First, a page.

| NEW YORK
NEW YORK Voters are lining up behind Rudolph Giuliani, who became "America's mayor" on Sept 11, 2001. But many New Yorkers remember the mayor before that day with less affection.
New Yorkers may have enjoyed Giuliani's success at taming the untamed city but are quick to recall the combative mayor who insulted constituents, bullied opponents and made crossing the street in the middle of the block a punishable offense.
That's not to mention his multiple marriages, a divorce so acrimonious a judge ordered Giuliani's mistress out of the mayor's mansion and a son so estranged he plans to play golf instead of campaign for his father.
Nevertheless, as he builds on the reputation earned guiding New York after the World Trade Center attack, polls show the moderate Republican leading in the race for the party's nomination for the U.S. presidential election in 2008.
New Yorkers familiar with Giuliani's brash style and hot temper wonder how those traits will play on the national stage. Giuliani is focusing on issues of national security and strong leadership as he woos voters across the country.
"He was mean-spirited, he was harsh, but I'm not sure that hurts him on the Republican national stage," said former city councilman Stephen DiBrienza, a Democrat who calls Giuliani the "most divisive elected official in modern history."
"One can only hope that the arrogance of power he displayed and the abuse of process his administration often engaged in will not be mistaken for leadership," said DiBrienza, who now lectures on government at Baruch College in New York.
Term limit rules forced Giuliani to leave office in 2002, after eight years, with high approval ratings over low crime, a strong economy and healthy job creation rate.
But his successes came at a price. While crime fell to the lowest rates in a generation and aggressive panhandlers disappeared from city streets, reports of police brutality climbed.
Human rights group Amnesty International accused New York police of abuse, especially against minorities. The fatal shootings of two unarmed black men by police deepened racial divides.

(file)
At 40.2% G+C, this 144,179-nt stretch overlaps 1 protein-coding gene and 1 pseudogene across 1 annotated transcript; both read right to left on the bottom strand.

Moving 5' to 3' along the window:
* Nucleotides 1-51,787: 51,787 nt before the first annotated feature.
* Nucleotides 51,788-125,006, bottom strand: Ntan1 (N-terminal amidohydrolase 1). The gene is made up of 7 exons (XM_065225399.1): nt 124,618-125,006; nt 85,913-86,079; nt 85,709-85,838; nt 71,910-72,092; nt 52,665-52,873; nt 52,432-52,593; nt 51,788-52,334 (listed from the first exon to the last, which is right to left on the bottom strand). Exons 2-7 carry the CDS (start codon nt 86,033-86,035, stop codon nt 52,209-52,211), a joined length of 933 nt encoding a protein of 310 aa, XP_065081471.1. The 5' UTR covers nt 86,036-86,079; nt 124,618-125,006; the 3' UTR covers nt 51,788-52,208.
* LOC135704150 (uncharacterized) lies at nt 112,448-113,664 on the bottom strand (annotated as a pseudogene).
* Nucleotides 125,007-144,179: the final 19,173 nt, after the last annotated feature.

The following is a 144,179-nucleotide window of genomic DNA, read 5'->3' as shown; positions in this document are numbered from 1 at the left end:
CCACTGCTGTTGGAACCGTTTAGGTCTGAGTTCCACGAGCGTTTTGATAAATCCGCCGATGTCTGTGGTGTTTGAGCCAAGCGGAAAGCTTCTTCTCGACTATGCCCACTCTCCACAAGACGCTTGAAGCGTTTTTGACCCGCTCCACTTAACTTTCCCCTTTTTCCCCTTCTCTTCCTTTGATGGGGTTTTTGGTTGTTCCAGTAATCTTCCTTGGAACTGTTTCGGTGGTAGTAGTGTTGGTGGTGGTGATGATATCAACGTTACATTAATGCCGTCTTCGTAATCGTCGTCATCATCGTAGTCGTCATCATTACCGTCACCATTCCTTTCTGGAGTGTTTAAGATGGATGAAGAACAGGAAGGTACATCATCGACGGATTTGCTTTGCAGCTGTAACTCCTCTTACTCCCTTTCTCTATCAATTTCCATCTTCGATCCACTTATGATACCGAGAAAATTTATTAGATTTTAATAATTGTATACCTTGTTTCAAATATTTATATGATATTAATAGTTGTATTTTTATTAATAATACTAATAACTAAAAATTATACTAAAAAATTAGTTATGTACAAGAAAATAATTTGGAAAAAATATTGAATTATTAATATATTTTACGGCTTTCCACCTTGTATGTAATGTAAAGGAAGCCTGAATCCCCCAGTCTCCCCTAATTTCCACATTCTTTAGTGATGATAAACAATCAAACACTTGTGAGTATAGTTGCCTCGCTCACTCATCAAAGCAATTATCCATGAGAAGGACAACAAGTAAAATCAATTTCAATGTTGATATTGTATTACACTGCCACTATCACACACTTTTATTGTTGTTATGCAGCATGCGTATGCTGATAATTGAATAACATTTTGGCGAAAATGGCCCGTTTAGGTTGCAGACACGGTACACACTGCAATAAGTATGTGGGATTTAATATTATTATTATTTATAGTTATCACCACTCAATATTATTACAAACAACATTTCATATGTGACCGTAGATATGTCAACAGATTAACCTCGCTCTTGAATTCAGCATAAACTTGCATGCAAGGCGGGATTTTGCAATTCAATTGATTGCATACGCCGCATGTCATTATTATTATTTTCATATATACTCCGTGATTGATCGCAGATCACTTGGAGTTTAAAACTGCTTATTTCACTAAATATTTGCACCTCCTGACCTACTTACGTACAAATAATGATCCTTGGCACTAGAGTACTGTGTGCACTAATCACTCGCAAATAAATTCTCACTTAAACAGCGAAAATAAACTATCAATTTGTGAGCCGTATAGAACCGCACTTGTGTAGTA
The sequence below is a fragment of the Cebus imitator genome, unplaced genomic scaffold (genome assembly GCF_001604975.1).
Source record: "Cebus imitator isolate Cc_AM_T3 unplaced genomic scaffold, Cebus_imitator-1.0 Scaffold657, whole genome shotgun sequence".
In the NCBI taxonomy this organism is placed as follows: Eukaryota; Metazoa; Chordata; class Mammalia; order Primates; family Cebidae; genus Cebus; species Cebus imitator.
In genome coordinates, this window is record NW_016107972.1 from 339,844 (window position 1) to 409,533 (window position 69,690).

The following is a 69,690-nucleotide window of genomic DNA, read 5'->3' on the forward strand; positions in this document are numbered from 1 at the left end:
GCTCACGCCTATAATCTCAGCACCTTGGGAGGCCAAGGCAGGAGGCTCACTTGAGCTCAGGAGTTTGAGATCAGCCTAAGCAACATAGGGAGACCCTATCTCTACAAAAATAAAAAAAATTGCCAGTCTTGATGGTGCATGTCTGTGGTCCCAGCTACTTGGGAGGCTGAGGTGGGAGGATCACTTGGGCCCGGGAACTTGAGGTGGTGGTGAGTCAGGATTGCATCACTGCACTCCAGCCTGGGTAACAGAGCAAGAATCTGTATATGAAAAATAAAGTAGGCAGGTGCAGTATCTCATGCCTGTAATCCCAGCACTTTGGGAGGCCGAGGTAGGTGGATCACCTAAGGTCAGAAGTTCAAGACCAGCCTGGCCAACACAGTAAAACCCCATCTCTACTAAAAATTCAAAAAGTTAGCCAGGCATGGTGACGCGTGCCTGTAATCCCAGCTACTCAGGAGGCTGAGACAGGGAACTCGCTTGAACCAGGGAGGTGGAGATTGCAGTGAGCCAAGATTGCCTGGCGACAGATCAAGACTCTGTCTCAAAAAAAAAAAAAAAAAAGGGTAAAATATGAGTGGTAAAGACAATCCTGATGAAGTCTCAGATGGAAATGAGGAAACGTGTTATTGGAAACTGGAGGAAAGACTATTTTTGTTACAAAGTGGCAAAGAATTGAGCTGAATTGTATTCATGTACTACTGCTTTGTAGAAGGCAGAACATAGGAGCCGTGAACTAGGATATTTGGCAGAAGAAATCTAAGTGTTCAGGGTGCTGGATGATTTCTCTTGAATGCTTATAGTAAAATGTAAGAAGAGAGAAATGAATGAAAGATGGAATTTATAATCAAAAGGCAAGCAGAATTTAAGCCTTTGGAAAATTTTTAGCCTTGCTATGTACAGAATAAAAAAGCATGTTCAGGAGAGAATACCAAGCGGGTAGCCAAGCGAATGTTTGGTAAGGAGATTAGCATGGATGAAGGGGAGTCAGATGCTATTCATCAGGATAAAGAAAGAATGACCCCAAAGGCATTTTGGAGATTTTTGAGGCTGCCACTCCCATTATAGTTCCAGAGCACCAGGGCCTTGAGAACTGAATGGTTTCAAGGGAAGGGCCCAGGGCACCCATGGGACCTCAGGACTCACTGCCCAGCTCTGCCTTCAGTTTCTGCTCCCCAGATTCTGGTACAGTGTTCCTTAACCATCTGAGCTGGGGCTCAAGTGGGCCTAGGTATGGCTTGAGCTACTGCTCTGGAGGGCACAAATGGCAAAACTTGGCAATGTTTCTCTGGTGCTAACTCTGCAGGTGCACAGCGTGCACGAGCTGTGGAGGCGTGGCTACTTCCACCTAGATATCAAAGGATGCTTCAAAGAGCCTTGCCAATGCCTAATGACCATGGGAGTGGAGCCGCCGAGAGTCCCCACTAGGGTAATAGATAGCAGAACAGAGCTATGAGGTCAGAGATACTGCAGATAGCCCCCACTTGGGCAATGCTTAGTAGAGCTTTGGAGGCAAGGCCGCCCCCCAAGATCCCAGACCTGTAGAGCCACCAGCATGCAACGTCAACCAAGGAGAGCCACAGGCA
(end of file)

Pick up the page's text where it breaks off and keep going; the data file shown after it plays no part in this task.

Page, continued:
The city was criticized for going too far -- citing hot dog vendors who parked carts on the wrong corners and making welfare too difficult for poor people to apply.
Giuliani proposed new homeless shelters be located in the districts of political opponents, set up a "decency commission" to review artwork at publicly funded museums and told a caller to a radio show he was "deranged" and needed a psychiatrist.
Former Democratic Mayor Ed Koch, who battled Giuliani off and on for years, says the nation is meeting a calmer man. "It's a much more muted style than it was in New York City," he said. "He is a control freak, capable of controlling himself."
But Giuliani's national success puzzles plenty of New Yorkers. A New York magazine cover featured Giuliani and the headline "Him?"
"He could not have been re-elected on 9/10 in New York City," Koch said. "I still believe he couldn't be re-elected in New York City even after 9/11."
Giuliani's temperament could be deceiving, said Fred Siegel, author of "The Prince of the City" on Giuliani and New York, who called the mayor's anger "tactical."
"Most of the time he worked very effectively and very quietly," Siegel said. "If you think about the major accomplishments in terms of welfare reform, crime reform ... there was very little in the way of tirades."
Political columnist Michael Tomasky suggested Americans may never see Giuliani's "ill temper and his obnoxious side."
"He just has a way of seeming to a national audience the epitome of reason," Tomasky said. "I imagine somebody sitting in Tulsa or Omaha thinking, 'What's the problem with all those crazy liberals in New York that they don't like this reasonable man?'"